Creative Cities Discourse (CCD) and production-consumption tensions To engage, as this volume does, with cultural policy and politics in its urban setting, must be to engage with the creative cities discourse. Speaking to the book’s themes of political economy of culture at the city level, the attraction of creative talent, city branding and urban planning, CCD is a rapidly growing literature across many discipline fields: urban studies, urban planning, architecture, design, media communication, and cultural and economic geography. (To think of creative cities discourse is, in an instrumentalisation of Foucault, to propose that such bodies of knowledge-practice are always ordered in ways that produce as well as inhibit understanding; they are structured by tensions that need to be made explicit.) It

–  –  –

is hybrid; the corpus consists of historical and analytical work (Hall 1998; Sassen 1994;

Saxenian 1996; Scott 2000, 2005), work which is more focused on urban planning (Montgomery 2007) and work which is concerned with place-competitiveness (Florida 2002, 2005, 2006; Florida and Tinagli 2004; Landry 2000, 2006). It is a broad and deep academic discourse, often strongly policy-oriented, and thus also highly technical, when it engages with urban zoning regulations, architectural design, and the vagaries of statistics. Equally, it can be highly rhetorical, with place competitiveness provoking what many academics might regard as egregious and tendentious displays by civic officials as they jostle to put their city on the map. Tensions, and confusions, between the descriptive and the normative abound.

Increasingly ubiquitous place competition often draws on rigorous research and analysis but also, in the hands of many of its practitioners, is driven by the need for both hard economic and symbolic capital. Yet this strong element of ranking and tiering contrasts with approaches where every city can have its day and be creative. In the battle for city profile, there is a fundamental tension between the established pantheon of truly world leading cities (as extolled by Sassen 1994 or Hall 1998) and the approach that offers, with appropriate strategy, policy and programs, virtually any city the opportunity to bootstrap itself into contention (as developed by Richard Florida, Charles Landry, John Montgomery and others).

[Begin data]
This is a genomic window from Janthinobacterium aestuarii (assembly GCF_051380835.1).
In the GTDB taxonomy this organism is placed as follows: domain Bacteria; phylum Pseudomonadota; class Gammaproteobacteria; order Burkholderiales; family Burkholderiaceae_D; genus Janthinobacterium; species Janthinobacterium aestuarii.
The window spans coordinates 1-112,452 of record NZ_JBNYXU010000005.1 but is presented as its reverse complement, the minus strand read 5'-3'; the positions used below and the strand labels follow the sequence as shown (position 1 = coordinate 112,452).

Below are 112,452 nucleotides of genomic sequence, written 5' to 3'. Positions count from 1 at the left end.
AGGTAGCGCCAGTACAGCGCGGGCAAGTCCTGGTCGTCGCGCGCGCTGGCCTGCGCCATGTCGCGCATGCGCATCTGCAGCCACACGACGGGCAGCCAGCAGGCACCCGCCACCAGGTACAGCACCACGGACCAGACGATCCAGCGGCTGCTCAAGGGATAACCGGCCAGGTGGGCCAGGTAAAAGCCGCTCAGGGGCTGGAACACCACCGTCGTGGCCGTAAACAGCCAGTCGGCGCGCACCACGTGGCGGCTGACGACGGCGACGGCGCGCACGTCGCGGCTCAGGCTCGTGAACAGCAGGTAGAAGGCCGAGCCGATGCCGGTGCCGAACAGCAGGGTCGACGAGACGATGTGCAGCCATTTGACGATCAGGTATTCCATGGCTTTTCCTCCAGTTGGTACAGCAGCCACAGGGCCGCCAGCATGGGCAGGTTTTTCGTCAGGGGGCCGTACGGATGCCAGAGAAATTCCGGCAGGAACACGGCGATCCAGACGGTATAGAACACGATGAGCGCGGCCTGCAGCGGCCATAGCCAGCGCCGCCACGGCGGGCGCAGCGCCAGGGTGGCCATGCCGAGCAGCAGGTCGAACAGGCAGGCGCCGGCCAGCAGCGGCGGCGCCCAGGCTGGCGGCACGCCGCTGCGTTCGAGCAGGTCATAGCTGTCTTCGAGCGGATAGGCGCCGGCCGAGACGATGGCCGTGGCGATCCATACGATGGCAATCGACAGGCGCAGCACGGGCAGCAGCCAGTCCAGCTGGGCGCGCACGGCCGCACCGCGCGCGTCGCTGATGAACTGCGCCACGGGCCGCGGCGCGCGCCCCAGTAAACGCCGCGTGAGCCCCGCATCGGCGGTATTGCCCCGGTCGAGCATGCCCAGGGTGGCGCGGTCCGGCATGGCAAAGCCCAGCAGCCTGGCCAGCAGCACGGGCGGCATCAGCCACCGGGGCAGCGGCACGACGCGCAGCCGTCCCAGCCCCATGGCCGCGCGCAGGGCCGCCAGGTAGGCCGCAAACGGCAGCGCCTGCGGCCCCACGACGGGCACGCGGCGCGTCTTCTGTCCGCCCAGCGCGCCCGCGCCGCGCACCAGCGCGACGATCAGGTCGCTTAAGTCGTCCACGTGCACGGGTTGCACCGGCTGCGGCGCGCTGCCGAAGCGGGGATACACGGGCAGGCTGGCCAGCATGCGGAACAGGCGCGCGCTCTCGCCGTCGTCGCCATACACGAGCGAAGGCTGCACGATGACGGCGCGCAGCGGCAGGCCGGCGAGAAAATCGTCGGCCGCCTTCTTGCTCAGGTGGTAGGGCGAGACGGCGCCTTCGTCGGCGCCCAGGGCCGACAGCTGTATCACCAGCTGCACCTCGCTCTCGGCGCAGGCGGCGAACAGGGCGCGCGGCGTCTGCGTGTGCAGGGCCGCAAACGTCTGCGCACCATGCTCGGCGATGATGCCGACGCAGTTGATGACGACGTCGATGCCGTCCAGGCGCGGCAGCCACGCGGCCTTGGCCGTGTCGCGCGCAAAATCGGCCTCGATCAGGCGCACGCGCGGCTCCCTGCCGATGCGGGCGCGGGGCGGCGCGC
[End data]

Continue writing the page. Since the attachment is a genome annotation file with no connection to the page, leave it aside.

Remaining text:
Tensions in CCD are structured by what I would call its master polarity—the tension between production-centricity and consumption-centricity. A sense of this polarity can be gleaned from the recent and quite neutral definition of the creative city by cultural economist

David Throsby:

The concept of the creative city describes an urban complex where cultural activities of various sorts are an integral component of the city’s economic and social functioning. Such cities tend to be built upon a strong social and cultural infrastructure; to have relatively high

–  –  –

concentrations of creative employment; and to be attractive to inward investment because of their well-established arts and cultural facilities. (Throsby 2010: 139) Beneath Throsby’s appealingly Arcadian vision of the creative city lies a seething, dynamic debate structured by this tension. In his important and influential The Rise of the Creative Class, urbanist Richard Florida (2002) neatly reversed the usual economic booster strategies employed by governments and councils throughout the developed world. Instead of inward investment to build industrial-scale production infrastructure and capacity, he famously promoted the idea that city growth strategy can be based on ‘building a community that is attractive to creative people’ (Florida 2002, 283). The ‘creative class’ (by which he meant everyone from bohemian artists to young urban professionals), by virtue of their lifestylebased locational choices, drive city renewal and growth. The argument is that ‘places with a flourishing artistic and cultural environment are the ones that generate economic outcomes and overall economic growth’ (Florida 2002, 261) not because of the economic muscle of the cultural/creative industries but because of their high-tech workers’ pulling power.